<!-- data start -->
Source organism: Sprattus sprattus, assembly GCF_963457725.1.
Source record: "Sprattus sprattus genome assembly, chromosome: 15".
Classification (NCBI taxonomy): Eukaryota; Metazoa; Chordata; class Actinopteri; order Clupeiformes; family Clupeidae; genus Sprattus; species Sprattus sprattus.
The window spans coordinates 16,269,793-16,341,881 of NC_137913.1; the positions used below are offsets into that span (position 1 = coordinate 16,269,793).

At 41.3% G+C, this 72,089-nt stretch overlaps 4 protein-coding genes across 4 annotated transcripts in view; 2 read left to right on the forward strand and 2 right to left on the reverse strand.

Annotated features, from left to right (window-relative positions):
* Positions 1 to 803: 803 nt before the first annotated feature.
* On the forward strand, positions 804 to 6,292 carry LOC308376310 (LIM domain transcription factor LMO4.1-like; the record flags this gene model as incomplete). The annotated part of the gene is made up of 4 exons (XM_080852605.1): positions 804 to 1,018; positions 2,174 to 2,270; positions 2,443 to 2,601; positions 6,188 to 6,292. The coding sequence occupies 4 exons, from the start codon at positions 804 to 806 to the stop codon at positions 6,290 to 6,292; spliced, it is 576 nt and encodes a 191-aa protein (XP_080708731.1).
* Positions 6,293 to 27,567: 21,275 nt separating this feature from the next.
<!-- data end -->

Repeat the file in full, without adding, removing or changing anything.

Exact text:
Source organism: Sprattus sprattus, assembly GCF_963457725.1.
Source record: "Sprattus sprattus genome assembly, chromosome: 15".
Classification (NCBI taxonomy): Eukaryota; Metazoa; Chordata; class Actinopteri; order Clupeiformes; family Clupeidae; genus Sprattus; species Sprattus sprattus.
The window spans coordinates 16,269,793-16,341,881 of NC_137913.1; the positions used below are offsets into that span (position 1 = coordinate 16,269,793).

At 41.3% G+C, this 72,089-nt stretch overlaps 4 protein-coding genes across 4 annotated transcripts in view; 2 read left to right on the forward strand and 2 right to left on the reverse strand.

Annotated features, from left to right (window-relative positions):
* Positions 1 to 803: 803 nt before the first annotated feature.
* On the forward strand, positions 804 to 6,292 carry LOC308376310 (LIM domain transcription factor LMO4.1-like; the record flags this gene model as incomplete). The annotated part of the gene is made up of 4 exons (XM_080852605.1): positions 804 to 1,018; positions 2,174 to 2,270; positions 2,443 to 2,601; positions 6,188 to 6,292. The coding sequence occupies 4 exons, from the start codon at positions 804 to 806 to the stop codon at positions 6,290 to 6,292; spliced, it is 576 nt and encodes a 191-aa protein (XP_080708731.1).
* Positions 6,293 to 27,567: 21,275 nt separating this feature from the next.